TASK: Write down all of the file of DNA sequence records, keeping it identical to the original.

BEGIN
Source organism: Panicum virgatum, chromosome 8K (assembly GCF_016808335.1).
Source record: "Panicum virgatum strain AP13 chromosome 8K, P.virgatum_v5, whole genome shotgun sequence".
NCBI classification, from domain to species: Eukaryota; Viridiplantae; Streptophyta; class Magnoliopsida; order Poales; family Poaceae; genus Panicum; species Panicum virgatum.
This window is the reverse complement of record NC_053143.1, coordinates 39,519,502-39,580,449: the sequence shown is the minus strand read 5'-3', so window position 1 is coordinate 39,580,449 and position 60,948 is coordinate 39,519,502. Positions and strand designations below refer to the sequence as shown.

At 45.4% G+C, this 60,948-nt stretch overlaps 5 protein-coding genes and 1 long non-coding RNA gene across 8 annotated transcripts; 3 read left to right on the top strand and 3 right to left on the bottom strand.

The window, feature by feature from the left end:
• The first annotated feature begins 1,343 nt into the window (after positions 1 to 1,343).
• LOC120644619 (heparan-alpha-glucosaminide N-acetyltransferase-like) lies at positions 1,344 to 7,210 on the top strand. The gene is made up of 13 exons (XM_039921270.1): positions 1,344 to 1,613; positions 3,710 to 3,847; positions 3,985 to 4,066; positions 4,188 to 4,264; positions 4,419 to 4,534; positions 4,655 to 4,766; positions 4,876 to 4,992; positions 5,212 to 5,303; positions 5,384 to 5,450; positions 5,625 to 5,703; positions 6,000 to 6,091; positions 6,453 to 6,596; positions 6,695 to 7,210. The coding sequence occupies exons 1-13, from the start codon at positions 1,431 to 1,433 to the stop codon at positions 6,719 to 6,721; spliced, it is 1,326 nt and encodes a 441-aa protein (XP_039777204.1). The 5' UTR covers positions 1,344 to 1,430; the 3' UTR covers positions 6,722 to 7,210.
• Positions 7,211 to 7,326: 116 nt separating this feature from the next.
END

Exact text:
Source organism: Panicum virgatum, chromosome 8K (assembly GCF_016808335.1).
Source record: "Panicum virgatum strain AP13 chromosome 8K, P.virgatum_v5, whole genome shotgun sequence".
NCBI classification, from domain to species: Eukaryota; Viridiplantae; Streptophyta; class Magnoliopsida; order Poales; family Poaceae; genus Panicum; species Panicum virgatum.
This window is the reverse complement of record NC_053143.1, coordinates 39,519,502-39,580,449: the sequence shown is the minus strand read 5'-3', so window position 1 is coordinate 39,580,449 and position 60,948 is coordinate 39,519,502. Positions and strand designations below refer to the sequence as shown.

At 45.4% G+C, this 60,948-nt stretch overlaps 5 protein-coding genes and 1 long non-coding RNA gene across 8 annotated transcripts; 3 read left to right on the top strand and 3 right to left on the bottom strand.

The window, feature by feature from the left end:
• The first annotated feature begins 1,343 nt into the window (after positions 1 to 1,343).
• LOC120644619 (heparan-alpha-glucosaminide N-acetyltransferase-like) lies at positions 1,344 to 7,210 on the top strand. The gene is made up of 13 exons (XM_039921270.1): positions 1,344 to 1,613; positions 3,710 to 3,847; positions 3,985 to 4,066; positions 4,188 to 4,264; positions 4,419 to 4,534; positions 4,655 to 4,766; positions 4,876 to 4,992; positions 5,212 to 5,303; positions 5,384 to 5,450; positions 5,625 to 5,703; positions 6,000 to 6,091; positions 6,453 to 6,596; positions 6,695 to 7,210. The coding sequence occupies exons 1-13, from the start codon at positions 1,431 to 1,433 to the stop codon at positions 6,719 to 6,721; spliced, it is 1,326 nt and encodes a 441-aa protein (XP_039777204.1). The 5' UTR covers positions 1,344 to 1,430; the 3' UTR covers positions 6,722 to 7,210.
• Positions 7,211 to 7,326: 116 nt separating this feature from the next.